Most Canadians Back Status Quo on Medical Assistance in Dying

Views are more nuanced on expanding the guidelines beyond “grievous and irremediable” medical conditions.

Vancouver, BC [May 5, 2023] – More than seven-in-ten Canadians believe the country has the right policies in place to allow people to seek medical assistance in dying, a new Research Co. poll has found.

In the online survey of a representative national sample, 73% of Canadians (down three points since a similar Research Co. poll conducted in January 2021) are in favour of the practice under the current federal guidelines:

  • Being eligible for health services funded by the federal government, or a province or territory (or during the applicable minimum period of residence or waiting period for eligibility).
  • Being at least 18 years old and mentally competent.
  • Having a grievous and irremediable medical condition.
  • Making a voluntary request for medical assistance in dying that is not the result of outside pressure or influence.
  • Giving informed consent to receive medical assistance in dying.

Compared to January 2021, there is little movement when Canadians are asked about their personal feelings on this issue. Almost three-in-five (58%, =) think medical assistance in dying should be allowed, but only under specific circumstances.

One-in-five Canadians (20%, =) believe medical assistance in dying should always be allowed, regardless of who requests it, while 12% (+1) believe it should never be permitted.

In Alberta, almost one-in-five residents (19%) would prefer to ban medical assistance in dying. In Atlantic Canada, almost three-in-ten residents (28%) think the practice should be available to anyone.

Almost half of Canadians (48%, +5) are satisfied with the regulations that are currently in place in the country to manage the issue of medical assistance in dying, while 27% (+1) are dissatisfied and 25% (-6) are undecided.

Satisfaction with the existing guidelines related to medical assistance in dying is highest in Quebec (53%), followed by British Columbia (52%), Ontario (46%), Saskatchewan and Manitoba (also 46%), Atlantic Canada (44%) and Alberta (40%).

At this point, only an adult with a grievous and irremediable medical condition can seek medical assistance in dying in Canada. Respondents were asked if people should be able to seek medical assistance in dying because of five different reasons.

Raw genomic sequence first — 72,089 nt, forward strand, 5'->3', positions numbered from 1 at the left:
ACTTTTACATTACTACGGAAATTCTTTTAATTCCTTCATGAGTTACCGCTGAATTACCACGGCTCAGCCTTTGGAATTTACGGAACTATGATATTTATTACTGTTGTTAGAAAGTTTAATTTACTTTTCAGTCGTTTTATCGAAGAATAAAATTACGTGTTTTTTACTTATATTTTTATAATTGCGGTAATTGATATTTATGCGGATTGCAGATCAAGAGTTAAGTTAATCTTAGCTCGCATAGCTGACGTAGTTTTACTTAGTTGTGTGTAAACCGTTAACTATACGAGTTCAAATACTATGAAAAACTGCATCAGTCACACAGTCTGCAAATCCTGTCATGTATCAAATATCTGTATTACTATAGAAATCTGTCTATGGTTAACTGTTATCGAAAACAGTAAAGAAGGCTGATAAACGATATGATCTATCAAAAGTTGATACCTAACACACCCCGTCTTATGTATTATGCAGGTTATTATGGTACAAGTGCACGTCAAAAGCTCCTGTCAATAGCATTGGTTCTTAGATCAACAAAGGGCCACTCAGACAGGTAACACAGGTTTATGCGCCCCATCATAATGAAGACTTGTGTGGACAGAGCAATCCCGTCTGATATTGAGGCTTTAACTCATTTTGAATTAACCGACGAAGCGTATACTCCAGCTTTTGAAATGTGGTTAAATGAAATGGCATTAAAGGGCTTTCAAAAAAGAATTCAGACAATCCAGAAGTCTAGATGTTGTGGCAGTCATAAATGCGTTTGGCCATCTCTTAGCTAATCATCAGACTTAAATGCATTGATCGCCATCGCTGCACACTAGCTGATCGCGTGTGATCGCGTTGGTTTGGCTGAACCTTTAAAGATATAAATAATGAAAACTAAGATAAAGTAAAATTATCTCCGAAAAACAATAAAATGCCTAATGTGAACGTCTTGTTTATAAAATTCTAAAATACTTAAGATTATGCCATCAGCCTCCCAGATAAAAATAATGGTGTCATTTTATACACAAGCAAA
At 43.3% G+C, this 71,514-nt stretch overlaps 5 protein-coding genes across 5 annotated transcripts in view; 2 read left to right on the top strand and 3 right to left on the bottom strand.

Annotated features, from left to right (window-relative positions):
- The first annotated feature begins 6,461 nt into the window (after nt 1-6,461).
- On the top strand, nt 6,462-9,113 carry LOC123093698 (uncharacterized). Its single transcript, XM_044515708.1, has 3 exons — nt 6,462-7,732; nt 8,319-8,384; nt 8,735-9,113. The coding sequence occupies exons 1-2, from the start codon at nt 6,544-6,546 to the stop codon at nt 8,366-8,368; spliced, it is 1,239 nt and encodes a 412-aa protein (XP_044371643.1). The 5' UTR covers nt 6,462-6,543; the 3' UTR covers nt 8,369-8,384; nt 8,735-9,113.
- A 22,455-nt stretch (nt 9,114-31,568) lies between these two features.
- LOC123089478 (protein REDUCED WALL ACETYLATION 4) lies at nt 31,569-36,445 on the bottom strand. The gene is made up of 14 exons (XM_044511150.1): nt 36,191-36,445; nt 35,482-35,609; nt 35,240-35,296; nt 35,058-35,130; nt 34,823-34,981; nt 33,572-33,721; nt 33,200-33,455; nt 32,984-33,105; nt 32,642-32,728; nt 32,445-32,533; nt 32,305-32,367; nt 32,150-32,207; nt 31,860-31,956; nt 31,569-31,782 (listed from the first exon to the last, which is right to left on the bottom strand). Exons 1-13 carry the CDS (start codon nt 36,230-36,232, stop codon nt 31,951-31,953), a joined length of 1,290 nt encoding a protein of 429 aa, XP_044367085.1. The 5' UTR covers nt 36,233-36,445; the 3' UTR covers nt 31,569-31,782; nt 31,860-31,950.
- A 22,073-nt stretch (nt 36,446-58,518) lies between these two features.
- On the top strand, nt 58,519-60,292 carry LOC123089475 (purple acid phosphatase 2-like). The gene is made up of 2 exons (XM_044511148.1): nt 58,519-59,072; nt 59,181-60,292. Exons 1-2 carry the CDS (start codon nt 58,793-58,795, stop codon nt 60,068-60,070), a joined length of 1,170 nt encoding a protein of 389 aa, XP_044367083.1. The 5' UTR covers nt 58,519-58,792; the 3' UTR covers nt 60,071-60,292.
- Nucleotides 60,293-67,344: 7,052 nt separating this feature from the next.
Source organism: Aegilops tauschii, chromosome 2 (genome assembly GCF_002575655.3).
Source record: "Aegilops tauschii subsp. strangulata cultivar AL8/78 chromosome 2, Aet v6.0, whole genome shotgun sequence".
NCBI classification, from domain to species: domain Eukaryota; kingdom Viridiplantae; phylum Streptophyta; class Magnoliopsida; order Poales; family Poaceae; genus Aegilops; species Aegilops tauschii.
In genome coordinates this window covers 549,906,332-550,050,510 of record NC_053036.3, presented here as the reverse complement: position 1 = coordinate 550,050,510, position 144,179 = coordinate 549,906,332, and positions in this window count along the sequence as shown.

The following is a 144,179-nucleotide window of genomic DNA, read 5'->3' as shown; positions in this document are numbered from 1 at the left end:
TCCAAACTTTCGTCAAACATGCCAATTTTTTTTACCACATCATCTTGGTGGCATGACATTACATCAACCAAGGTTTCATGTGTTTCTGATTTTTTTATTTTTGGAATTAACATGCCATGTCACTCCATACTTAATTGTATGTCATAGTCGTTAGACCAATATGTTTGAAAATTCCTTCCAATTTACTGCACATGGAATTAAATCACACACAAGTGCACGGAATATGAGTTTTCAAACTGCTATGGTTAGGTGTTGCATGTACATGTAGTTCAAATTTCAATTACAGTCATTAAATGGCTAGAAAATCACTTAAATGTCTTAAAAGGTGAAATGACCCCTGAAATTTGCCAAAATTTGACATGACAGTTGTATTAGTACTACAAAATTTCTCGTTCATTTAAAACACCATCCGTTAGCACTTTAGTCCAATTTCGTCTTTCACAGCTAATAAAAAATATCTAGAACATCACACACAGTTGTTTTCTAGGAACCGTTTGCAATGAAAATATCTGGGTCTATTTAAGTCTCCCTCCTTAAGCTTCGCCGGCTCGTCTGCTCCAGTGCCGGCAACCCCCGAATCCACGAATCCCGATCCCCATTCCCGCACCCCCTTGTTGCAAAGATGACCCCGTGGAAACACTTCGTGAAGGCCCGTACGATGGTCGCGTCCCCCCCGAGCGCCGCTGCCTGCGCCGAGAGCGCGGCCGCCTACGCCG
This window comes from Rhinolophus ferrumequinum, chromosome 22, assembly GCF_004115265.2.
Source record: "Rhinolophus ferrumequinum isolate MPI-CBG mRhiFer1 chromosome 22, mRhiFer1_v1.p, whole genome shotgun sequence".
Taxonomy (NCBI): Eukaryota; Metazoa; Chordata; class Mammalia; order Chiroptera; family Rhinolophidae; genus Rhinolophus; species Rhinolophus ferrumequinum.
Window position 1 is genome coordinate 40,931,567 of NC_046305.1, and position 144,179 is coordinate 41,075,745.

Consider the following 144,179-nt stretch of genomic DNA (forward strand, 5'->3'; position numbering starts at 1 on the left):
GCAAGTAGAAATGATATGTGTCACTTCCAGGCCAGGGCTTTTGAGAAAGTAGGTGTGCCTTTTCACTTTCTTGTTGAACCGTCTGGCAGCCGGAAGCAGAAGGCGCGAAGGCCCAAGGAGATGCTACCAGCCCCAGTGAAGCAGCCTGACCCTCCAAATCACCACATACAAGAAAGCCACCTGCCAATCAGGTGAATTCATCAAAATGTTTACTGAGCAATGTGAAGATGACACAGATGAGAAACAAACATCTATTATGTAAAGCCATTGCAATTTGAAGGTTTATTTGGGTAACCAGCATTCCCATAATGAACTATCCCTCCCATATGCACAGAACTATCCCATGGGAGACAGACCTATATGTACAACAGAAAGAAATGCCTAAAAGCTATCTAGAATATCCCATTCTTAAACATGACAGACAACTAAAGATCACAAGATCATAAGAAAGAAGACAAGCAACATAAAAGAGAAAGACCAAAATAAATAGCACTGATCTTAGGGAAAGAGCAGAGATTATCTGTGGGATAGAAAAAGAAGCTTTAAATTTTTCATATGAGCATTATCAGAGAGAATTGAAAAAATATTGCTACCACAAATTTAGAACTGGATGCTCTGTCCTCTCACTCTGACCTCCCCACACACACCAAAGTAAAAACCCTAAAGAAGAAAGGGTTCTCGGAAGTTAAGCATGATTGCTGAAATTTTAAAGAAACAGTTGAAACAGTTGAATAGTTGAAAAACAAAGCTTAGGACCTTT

Half of Canadians would agree to allow adults in Canada to seek medical assistance in dying due to an inability to receive medical treatment (51%) or a disability (50%). Fewer than three-in-ten would consent to expand the guidelines to include homelessness (28%) or poverty (27%) as reasons to seek medical assistance in dying.

Canadians are split when pondering if mental illness should be a justification for an adult to seek medical assistance in dying: 43% support this idea, while 45% are opposed. The federal government has delayed a final decision for eligibility related to mental illness until March 2024.

Just over two-in-five Canadians (42%) think people who help a person to commit suicide should be prosecuted, while just over a third (34%) disagree and 23% are undecided.

“More than half of Canadians aged 18-to-34 (52%) think counselling a person to end their lives should continue to be a crime,” says Mario Canseco, President of Research Co. “Fewer Canadians aged 35-to-54 (41%) and aged 55 and over (34%) hold the same view.”

When asked about the appropriate punishment for a parent who is found guilty of assisting a terminally ill son or daughter to die, one-in-four Canadians (24%) select no penalty at all.

Fewer than one-in-ten Canadians (8%) believe this action warrants a mandatory sentence of life imprisonment, while 29% would consent to a prison sentence at the discretion of a judge, and 14% would deal with it through a fine, but no time in prison.

Methodology: Results are based on an online study conducted from April 22 to April 24, 2023, among 1,000 adults in Canada. The data has been statistically weighted according to Canadian census figures for age, gender and region. The margin of error, which measures sample variability, is +/- 3.1 percentage points, nineteen times out of twenty.

Find our data tables here and download the press release here. 

For more information on this poll, please contact:

Mario Canseco, President, Research Co.